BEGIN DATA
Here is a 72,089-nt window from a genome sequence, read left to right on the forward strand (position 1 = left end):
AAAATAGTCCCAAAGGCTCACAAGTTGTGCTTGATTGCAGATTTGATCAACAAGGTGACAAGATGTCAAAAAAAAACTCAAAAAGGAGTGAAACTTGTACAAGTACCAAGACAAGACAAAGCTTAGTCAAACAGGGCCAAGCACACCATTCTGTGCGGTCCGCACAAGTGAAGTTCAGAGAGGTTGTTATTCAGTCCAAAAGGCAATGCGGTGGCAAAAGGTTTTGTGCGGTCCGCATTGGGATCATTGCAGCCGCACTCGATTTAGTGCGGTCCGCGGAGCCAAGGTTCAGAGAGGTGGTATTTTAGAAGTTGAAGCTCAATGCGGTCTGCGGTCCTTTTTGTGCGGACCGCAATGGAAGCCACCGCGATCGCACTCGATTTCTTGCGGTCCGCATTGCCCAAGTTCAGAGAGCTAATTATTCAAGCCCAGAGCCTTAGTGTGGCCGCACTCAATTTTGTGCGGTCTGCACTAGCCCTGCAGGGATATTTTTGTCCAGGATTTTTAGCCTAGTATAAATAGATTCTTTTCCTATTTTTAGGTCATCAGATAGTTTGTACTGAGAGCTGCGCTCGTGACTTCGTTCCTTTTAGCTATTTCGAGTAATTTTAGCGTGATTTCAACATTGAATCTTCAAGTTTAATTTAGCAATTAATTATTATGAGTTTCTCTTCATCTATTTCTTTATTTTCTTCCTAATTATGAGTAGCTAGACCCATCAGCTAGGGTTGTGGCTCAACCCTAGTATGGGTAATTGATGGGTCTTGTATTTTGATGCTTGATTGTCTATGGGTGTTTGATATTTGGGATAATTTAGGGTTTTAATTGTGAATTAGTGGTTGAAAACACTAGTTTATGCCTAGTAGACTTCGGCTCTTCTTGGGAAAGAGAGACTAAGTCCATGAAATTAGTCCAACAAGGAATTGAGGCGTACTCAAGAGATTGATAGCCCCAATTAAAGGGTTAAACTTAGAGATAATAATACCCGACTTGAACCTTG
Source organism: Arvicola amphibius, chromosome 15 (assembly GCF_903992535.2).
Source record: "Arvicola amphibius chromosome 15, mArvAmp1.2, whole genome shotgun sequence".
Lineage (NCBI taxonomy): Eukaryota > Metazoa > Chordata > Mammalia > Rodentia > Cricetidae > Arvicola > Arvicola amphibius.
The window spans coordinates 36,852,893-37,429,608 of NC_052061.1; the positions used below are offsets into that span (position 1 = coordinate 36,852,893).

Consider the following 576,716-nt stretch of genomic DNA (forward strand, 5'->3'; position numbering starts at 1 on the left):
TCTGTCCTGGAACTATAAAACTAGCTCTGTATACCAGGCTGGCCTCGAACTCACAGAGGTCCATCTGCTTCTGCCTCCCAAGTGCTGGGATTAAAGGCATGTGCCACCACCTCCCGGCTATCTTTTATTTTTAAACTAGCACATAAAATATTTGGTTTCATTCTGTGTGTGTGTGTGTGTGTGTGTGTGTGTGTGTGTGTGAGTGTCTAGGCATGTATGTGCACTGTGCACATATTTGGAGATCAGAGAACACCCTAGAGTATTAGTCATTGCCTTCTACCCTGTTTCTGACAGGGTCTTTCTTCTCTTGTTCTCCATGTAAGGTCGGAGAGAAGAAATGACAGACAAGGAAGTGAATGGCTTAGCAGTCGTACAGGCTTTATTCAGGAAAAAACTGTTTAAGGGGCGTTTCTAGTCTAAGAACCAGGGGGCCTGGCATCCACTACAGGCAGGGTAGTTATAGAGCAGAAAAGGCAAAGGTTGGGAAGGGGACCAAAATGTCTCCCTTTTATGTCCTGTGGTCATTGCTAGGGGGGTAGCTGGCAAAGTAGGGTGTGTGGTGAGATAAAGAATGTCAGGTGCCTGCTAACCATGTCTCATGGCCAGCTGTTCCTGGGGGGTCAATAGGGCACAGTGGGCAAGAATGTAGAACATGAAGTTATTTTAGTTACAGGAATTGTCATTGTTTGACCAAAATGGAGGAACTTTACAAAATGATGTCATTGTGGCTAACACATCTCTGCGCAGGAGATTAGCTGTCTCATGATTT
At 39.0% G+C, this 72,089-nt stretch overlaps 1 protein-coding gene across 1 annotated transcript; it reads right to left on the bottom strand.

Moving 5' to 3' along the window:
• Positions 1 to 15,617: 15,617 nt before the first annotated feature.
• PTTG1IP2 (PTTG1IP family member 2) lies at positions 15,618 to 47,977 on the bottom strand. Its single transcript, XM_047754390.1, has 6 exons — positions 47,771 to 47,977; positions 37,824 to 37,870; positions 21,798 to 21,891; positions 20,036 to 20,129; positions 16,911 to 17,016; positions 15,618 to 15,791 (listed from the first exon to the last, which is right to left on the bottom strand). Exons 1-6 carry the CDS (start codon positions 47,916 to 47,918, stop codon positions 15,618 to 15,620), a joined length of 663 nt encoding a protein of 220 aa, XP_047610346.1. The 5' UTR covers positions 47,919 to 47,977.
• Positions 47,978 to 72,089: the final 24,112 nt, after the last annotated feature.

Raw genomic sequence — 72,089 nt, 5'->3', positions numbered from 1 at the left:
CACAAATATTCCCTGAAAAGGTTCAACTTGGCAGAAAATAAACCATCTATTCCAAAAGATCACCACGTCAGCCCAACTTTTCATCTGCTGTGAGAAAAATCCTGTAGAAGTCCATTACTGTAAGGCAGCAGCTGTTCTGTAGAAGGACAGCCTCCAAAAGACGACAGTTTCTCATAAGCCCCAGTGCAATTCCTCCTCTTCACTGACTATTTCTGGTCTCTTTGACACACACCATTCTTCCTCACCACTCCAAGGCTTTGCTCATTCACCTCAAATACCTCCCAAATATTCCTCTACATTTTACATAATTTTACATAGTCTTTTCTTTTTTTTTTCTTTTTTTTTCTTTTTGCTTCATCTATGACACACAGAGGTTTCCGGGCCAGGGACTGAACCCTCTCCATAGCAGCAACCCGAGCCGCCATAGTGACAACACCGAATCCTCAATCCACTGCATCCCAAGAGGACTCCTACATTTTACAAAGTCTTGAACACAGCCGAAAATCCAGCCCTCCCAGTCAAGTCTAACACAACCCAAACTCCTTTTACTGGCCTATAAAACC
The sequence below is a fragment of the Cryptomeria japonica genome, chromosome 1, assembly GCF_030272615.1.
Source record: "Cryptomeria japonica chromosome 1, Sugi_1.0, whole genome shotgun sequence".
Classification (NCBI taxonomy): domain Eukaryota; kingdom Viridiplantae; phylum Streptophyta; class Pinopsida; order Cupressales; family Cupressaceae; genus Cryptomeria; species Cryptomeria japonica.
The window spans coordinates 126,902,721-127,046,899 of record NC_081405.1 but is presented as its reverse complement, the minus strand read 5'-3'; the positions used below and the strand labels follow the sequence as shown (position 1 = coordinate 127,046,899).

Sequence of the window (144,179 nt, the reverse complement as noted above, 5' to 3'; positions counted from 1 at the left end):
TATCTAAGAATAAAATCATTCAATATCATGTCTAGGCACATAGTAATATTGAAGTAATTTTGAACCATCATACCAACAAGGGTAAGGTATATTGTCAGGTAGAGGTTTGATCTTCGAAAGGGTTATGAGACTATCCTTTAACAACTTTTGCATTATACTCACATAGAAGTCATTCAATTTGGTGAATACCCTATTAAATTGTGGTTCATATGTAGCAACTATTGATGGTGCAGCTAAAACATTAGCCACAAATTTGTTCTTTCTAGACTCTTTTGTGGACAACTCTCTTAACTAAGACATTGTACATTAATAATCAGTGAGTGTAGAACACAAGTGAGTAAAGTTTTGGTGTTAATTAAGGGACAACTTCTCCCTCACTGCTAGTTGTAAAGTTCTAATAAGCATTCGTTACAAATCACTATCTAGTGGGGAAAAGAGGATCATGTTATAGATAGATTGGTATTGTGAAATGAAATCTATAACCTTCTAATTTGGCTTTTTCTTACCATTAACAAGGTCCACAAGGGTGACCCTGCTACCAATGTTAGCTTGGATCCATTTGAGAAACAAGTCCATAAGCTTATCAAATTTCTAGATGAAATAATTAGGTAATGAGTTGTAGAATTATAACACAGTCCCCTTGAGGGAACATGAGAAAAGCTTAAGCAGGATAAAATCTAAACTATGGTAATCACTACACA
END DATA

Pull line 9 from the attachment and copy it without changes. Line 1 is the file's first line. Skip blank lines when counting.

At 39.0% G+C, this 72,089-nt stretch overlaps 1 protein-coding gene across 1 annotated transcript; it reads right to left on the bottom strand.